Resilience and corpus callosum microstructure in adolescence

A. Galinowski, R. Miranda, H. Lemaitre, M. L. Paillère Martinot, E. Artiges, H. Vulser, R. Goodman, J. Penttilä, M. Struve, A. Barbot, T. Fadai, L. Poustka, P. Conrod, T. Banaschewski, G. J. Barker, A. Bokde, U. Bromberg, C. Büchel, H. Flor, J. GallinatH. Garavan, A. Heinz, B. Ittermann, V. Kappel, C. Lawrence, E. Loth, K. Mann, F. Nees, T. Paus, Z. Pausova, J. B. Poline, M. Rietschel, T. W. Robbins, M. Smolka, G. Schumann, J. L. Martinot, L. Reed, S. Williams, A. Lourdusamy, S. Costafreda, A. Cattrell, C. Nymberg, L. Topper, L. Smith, S. Havatzias, K. Stueber, C. Mallik, T. K. Clarke, D. Stacey, Wong C. Peng, H. Werts, S. Williams, C. Andrew, S. Desrivieres, S. Zewdie, I. Häke, N. Ivanov, A. Klär, J. Reuter, C. Palafox, C. Hohmann, C. Schilling, K. Lüdemann, A. Romanowski, A. Ströhle, E. Wolff, M. Rapp, R. Brühl, A. Ihlenfeld, B. Walaszek, F. Schubert, C. Connolly, J. Jones, E. Lalor, E. McCabe, A. NíShiothcháin, R. Whelan, R. Spanagel, F. Leonardi-Essmann, W. Sommer, Klein S. Vollstaed, S. Steiner, M. Buehler, E. Stolzenburg, C. Schmal, F. Schirmbeck, N. Heym, C. Newman, T. Huebner, S. Ripke, E. Mennigen, K. Muller, V. Ziesch, L. Lueken, J. Yacubian, J. Finsterbusch, N. Bordas, Z. Bricaud, J. Massicotte, C. Lalanne, B. Thyreau, V. Frouin, J. Dalley, A. Mar, N. Subramaniam, D. Theobald, N. Richmond, M. De Rover, A. Molander, E. Jordan, E. Robinson, L. Hipolata, M. Moreno, M. Arroyo, D. Stephens, T. Ripley, H. Crombag, Y. Pena, M. Lathrop, D. Zelenika, S. Heath, D. Lanzerath, B. Heinrichs, T. Spranger, B. Fuchs, C. Speiser, F. Resch, J. Haffner, P. Parzer, R. Brunner, A. Klaassen, I. Klaassen, P. Constant, X. Mignon, T. Thomsen, S. Zysset, A. Vestboe, J. Ireland, J. Rogers

Research output: Contribution to journalArticlepeer-review

24 Citations (Scopus)

Abstract

Background Resilience is the capacity of individuals to resist mental disorders despite exposure to stress. Little is known about its neural underpinnings. The putative variation of white-matter microstructure with resilience in adolescence, a critical period for brain maturation and onset of high-prevalence mental disorders, has not been assessed by diffusion tensor imaging (DTI). Lower fractional anisotropy (FA) though, has been reported in the corpus callosum (CC), the brain's largest white-matter structure, in psychiatric and stress-related conditions. We hypothesized that higher FA in the CC would characterize stress-resilient adolescents. Method Three groups of adolescents recruited from the community were compared: resilient with low risk of mental disorder despite high exposure to lifetime stress (n = 55), at-risk of mental disorder exposed to the same level of stress (n = 68), and controls (n = 123). Personality was assessed by the NEO-Five Factor Inventory (NEO-FFI). Voxelwise statistics of DTI values in CC were obtained using tract-based spatial statistics. Regional projections were identified by probabilistic tractography. Results Higher FA values were detected in the anterior CC of resilient compared to both non-resilient and control adolescents. FA values varied according to resilience capacity. Seed regional changes in anterior CC projected onto anterior cingulate and frontal cortex. Neuroticism and three other NEO-FFI factor scores differentiated non-resilient participants from the other two groups. Conclusion High FA was detected in resilient adolescents in an anterior CC region projecting to frontal areas subserving cognitive resources. Psychiatric risk was associated with personality characteristics. Resilience in adolescence may be related to white-matter microstructure.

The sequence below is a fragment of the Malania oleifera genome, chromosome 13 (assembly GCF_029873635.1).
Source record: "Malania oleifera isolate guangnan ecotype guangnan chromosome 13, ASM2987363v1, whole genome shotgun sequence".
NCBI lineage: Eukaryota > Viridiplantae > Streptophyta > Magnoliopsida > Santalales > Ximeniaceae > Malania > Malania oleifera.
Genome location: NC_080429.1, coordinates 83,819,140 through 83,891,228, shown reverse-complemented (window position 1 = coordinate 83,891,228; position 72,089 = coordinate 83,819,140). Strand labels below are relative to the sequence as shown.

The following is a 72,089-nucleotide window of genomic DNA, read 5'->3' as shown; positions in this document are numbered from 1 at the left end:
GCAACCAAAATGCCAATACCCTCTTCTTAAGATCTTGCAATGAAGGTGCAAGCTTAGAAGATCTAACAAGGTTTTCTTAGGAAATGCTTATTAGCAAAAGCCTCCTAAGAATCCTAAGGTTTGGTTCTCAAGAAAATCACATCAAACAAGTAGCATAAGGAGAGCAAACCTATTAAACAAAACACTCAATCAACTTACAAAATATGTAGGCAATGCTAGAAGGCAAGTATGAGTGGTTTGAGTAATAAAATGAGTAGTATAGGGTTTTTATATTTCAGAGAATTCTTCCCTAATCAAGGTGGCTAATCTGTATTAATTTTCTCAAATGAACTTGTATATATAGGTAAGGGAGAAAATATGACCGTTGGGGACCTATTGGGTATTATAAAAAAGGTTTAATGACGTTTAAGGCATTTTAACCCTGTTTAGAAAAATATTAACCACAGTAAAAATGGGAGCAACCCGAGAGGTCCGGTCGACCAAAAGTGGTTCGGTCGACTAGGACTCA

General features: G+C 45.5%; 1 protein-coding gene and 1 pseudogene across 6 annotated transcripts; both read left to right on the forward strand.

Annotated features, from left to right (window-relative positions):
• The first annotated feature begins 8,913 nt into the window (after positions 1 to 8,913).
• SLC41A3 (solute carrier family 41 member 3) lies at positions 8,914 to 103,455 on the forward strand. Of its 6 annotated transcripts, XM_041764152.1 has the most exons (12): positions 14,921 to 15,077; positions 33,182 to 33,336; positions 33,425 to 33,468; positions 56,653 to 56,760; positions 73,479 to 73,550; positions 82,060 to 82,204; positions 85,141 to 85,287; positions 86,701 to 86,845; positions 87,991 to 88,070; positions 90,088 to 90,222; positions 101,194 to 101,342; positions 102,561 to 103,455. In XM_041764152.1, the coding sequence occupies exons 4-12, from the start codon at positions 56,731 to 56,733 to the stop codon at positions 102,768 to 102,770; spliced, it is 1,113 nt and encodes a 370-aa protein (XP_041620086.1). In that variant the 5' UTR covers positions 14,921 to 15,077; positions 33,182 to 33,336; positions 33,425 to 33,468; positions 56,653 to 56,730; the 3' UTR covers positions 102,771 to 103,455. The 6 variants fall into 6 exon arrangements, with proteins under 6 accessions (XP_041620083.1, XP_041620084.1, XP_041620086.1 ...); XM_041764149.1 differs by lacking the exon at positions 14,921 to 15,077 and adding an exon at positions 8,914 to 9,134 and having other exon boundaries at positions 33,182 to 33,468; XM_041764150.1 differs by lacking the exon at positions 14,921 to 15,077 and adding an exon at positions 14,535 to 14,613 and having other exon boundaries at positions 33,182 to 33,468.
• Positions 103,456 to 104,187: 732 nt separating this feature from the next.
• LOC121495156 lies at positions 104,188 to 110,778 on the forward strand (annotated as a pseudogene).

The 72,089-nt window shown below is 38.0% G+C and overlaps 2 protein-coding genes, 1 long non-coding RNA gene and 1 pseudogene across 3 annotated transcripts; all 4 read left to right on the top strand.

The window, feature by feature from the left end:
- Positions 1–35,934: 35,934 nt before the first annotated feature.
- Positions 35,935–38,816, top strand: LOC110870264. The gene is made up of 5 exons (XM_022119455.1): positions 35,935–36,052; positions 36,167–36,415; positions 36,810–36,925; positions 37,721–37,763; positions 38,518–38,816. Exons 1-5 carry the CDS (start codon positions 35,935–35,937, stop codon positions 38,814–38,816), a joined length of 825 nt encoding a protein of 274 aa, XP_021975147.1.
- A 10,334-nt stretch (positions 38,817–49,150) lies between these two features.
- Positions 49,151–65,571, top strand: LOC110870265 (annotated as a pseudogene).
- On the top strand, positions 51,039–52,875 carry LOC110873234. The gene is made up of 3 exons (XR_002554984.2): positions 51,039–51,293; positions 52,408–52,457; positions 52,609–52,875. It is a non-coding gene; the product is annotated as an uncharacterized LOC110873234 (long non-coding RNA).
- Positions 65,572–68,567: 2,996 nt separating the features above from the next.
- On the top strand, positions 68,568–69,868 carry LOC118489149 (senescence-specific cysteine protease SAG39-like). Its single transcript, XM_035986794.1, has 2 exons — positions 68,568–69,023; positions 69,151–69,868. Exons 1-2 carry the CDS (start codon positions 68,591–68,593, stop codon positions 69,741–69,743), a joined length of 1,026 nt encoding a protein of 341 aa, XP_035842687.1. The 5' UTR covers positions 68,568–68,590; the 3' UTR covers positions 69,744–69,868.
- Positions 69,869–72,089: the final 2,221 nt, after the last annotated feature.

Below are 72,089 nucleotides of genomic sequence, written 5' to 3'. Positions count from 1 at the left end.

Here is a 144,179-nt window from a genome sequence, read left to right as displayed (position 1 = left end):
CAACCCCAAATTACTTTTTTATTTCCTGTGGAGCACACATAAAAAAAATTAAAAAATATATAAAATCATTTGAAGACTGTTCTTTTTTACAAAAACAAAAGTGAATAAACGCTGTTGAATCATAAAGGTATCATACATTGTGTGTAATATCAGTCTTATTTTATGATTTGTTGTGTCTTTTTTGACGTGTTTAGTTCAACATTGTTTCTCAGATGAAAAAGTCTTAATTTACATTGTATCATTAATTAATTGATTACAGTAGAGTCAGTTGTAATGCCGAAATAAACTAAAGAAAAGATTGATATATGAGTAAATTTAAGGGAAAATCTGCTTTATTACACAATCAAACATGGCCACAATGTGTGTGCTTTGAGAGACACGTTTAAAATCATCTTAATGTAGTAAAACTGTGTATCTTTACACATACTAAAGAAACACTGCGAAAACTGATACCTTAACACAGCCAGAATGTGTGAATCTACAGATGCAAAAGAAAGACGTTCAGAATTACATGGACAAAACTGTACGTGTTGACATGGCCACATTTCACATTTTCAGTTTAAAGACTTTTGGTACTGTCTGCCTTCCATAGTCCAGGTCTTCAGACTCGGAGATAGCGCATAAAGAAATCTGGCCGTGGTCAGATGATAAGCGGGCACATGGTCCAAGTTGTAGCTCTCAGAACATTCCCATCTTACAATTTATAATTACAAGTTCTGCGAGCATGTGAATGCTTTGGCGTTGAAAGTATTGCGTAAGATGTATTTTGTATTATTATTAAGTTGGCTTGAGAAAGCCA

Original languageEnglish
Pages (from-to)2285-2294
Number of pages10
JournalPsychological Medicine
Volume45
Issue number11
DOIs
Publication statusPublished - 2015 May 4

Keywords

  • Adolescence
  • DAWBA
  • DTI
  • NEO-FFI
  • corpus callosum
  • resilience
  • tractography

ASJC Scopus subject areas

  • Applied Psychology
  • Psychiatry and Mental health

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